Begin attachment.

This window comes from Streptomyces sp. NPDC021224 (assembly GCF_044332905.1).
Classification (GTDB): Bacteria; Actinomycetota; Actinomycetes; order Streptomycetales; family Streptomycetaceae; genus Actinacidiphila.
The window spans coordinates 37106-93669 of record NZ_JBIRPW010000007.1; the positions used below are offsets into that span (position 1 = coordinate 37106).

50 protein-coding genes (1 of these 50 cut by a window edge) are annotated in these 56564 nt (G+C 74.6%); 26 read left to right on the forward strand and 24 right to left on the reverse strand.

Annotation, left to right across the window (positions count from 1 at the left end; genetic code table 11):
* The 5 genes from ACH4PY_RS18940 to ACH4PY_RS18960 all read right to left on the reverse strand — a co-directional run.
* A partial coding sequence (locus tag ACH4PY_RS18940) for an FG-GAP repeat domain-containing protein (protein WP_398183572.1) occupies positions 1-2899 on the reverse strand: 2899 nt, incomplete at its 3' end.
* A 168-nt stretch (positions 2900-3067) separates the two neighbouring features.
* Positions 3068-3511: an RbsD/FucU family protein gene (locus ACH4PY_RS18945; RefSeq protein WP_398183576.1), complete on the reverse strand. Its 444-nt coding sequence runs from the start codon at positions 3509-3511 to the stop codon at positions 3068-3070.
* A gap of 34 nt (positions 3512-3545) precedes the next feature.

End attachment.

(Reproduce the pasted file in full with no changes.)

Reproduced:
This window comes from Streptomyces sp. NPDC021224 (assembly GCF_044332905.1).
Classification (GTDB): Bacteria; Actinomycetota; Actinomycetes; order Streptomycetales; family Streptomycetaceae; genus Actinacidiphila.
The window spans coordinates 37106-93669 of record NZ_JBIRPW010000007.1; the positions used below are offsets into that span (position 1 = coordinate 37106).

50 protein-coding genes (1 of these 50 cut by a window edge) are annotated in these 56564 nt (G+C 74.6%); 26 read left to right on the forward strand and 24 right to left on the reverse strand.

Annotation, left to right across the window (positions count from 1 at the left end; genetic code table 11):
* The 5 genes from ACH4PY_RS18940 to ACH4PY_RS18960 all read right to left on the reverse strand — a co-directional run.
* A partial coding sequence (locus tag ACH4PY_RS18940) for an FG-GAP repeat domain-containing protein (protein WP_398183572.1) occupies positions 1-2899 on the reverse strand: 2899 nt, incomplete at its 3' end.
* A 168-nt stretch (positions 2900-3067) separates the two neighbouring features.
* Positions 3068-3511: an RbsD/FucU family protein gene (locus ACH4PY_RS18945; RefSeq protein WP_398183576.1), complete on the reverse strand. Its 444-nt coding sequence runs from the start codon at positions 3509-3511 to the stop codon at positions 3068-3070.
* A gap of 34 nt (positions 3512-3545) precedes the next feature.